How to Sell a Startup
It has never been easier to sell a project you create, but the task is daunting when you first start planning. Many entrepreneurs get discouraged at the process, but once you know the rhythm of the selling process, it makes the entire thing much easier.
Here's the process of turning a business generating 16K a month into a million-dollar acquisition.
At a minimum, you need at least some revenue to show that users are willing to pay for your project, but even a few hundred dollars MRR (Monthly Recurring Revenue) starts to become interesting as typically you can sell things at a multiple of your ARR (Annual Recurring Revenue).
That means a business that is generating $300 per month in MRR is at $3.6k ARR ($300 x 12 months).
SaaS businesses typically sell at that range for 2x - 3.5x ARR (depending on growth, customer count, margin, luck, and other factors), which means at the high end your business would be valued at $12,600. Not bad for something generating only $300 per month today!
The opportunity gets more interesting when you start to hit $10K MRR as the multiples you can sell for tend to increase a bit.
At $10K MRR, you may be able to sell for a 5x ARR multiple which means you could potentially sell for $600K! And if you’re doing the math, you know that means - you need to hit $16.6K MRR to sell for $1m.
So it makes a lot of sense to try to create side projects and sell them or leave your full-time job to pursue a project you're passionate about creating.
You don’t have to be a developer to do it either. While I can knock together a basic front end today, I built and sold my first project using only WordPress years before nocode had the support it has today, so don’t get discouraged if coding isn’t your thing.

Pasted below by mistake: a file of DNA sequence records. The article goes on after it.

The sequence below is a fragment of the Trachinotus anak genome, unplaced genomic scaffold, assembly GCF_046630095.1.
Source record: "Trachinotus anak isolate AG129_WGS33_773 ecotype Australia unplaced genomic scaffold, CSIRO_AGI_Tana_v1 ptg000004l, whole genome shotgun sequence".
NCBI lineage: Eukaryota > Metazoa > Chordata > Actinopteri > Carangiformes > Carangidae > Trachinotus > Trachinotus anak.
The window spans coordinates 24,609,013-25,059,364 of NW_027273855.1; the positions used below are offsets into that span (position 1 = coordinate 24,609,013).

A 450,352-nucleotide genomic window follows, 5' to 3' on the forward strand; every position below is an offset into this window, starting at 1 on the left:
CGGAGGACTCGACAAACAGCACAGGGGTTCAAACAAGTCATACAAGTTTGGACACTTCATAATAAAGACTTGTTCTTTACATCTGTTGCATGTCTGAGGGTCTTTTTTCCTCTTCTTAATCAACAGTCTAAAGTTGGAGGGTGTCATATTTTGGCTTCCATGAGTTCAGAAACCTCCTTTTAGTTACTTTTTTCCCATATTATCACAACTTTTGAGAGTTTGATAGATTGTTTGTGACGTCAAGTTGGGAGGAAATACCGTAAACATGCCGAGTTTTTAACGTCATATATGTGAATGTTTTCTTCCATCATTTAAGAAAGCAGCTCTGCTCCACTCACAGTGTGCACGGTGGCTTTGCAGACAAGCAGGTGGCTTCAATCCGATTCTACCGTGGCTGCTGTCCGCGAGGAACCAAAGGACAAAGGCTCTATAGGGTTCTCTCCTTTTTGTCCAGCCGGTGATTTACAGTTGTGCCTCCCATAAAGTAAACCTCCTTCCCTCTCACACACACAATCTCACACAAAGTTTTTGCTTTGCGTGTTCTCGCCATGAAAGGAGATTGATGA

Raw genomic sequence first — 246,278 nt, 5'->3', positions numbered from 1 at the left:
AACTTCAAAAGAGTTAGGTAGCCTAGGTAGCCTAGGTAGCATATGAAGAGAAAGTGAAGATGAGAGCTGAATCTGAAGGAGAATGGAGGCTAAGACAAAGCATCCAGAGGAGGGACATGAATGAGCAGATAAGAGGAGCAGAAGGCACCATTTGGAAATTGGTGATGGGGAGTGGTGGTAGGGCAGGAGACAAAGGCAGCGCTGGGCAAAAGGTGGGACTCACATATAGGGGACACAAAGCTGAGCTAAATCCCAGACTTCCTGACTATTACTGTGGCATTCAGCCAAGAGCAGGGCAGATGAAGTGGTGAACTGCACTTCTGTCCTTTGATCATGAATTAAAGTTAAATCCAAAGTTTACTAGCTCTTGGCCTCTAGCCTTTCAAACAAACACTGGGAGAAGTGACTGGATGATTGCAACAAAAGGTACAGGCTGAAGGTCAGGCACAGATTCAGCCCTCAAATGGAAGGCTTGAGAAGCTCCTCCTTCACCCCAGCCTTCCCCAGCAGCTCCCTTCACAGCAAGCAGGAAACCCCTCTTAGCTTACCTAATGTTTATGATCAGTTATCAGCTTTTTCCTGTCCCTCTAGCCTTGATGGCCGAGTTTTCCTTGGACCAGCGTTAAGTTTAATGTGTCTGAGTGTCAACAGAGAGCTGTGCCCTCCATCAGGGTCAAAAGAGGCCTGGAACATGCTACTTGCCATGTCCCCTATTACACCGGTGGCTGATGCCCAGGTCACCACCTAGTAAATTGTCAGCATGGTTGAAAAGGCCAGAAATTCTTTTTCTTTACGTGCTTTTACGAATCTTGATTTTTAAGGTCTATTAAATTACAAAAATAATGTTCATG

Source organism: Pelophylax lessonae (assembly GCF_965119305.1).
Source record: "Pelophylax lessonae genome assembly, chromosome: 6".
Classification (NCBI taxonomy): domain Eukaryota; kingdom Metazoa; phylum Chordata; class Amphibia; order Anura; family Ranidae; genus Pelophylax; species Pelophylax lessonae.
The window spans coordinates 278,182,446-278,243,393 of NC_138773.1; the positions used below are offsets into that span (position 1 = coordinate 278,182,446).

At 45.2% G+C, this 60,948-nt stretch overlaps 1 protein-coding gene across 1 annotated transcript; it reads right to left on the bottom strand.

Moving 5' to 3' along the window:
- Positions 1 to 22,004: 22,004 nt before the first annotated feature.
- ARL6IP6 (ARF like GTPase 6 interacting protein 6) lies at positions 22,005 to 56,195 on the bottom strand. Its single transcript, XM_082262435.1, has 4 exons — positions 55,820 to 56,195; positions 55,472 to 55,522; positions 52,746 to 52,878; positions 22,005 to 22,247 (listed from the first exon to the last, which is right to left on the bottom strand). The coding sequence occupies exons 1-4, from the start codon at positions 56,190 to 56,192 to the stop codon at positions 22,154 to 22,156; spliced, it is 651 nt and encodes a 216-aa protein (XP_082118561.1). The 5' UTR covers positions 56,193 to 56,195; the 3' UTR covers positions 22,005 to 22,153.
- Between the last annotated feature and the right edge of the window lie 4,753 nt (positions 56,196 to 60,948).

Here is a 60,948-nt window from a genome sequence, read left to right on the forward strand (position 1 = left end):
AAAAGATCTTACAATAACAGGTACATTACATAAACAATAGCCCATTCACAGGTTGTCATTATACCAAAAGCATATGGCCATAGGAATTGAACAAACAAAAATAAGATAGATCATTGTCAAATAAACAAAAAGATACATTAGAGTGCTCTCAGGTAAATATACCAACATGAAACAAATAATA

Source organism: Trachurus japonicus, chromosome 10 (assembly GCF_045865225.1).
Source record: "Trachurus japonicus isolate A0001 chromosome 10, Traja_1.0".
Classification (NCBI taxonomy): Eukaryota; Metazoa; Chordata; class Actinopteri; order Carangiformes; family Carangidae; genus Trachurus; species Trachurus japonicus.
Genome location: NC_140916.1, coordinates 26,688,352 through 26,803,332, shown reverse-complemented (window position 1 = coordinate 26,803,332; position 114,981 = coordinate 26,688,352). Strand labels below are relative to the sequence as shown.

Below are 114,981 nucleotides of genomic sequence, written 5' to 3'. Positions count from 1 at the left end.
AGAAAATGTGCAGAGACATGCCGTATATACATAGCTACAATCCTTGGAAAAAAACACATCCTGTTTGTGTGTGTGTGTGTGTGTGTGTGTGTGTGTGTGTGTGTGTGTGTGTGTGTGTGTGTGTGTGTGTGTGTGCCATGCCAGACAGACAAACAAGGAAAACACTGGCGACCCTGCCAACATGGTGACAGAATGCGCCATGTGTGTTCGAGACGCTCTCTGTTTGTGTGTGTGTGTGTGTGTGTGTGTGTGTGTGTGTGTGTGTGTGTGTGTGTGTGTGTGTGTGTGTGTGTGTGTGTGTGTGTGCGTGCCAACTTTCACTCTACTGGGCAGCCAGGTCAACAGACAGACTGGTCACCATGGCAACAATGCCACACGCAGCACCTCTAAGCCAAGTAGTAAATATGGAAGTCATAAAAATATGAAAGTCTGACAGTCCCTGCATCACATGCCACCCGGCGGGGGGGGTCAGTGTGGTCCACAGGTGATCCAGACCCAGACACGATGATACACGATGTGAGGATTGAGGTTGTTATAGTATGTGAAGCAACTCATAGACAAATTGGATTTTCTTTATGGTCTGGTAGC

However, as you sell larger projects, you’ll notice the process changes. What can be essentially a handshake agreement and a simple escrow service for small projects turns into a much larger and expensive affair when you start to sell a project for 6 or 7 figures.
Here are a couple of things you’ll need to be prepared for:
- Taxes: Depending on where you’re located you can prepare to lose between 27% and 45% of the acquisition price to taxes (I am not an accountant, your experiences may differ).
- Expenses: Be prepared to spend a minimum of $2,000 for a lawyer and a similar amount for a CPA. It will likely be more expensive than that and if the deal doesn’t close, those costs will be coming out of your business or your pocket. Despite that, you should not skimp on these costs. The CPA will pay for itself with guidance on taxes alone.
- Mental exhaustion: You will be working your full-time job, dealing with lawyers, accountants, due diligence requests, and trying to continue building your project in the meantime. This process will likely last a month if you’re lucky and it will be incredibly draining.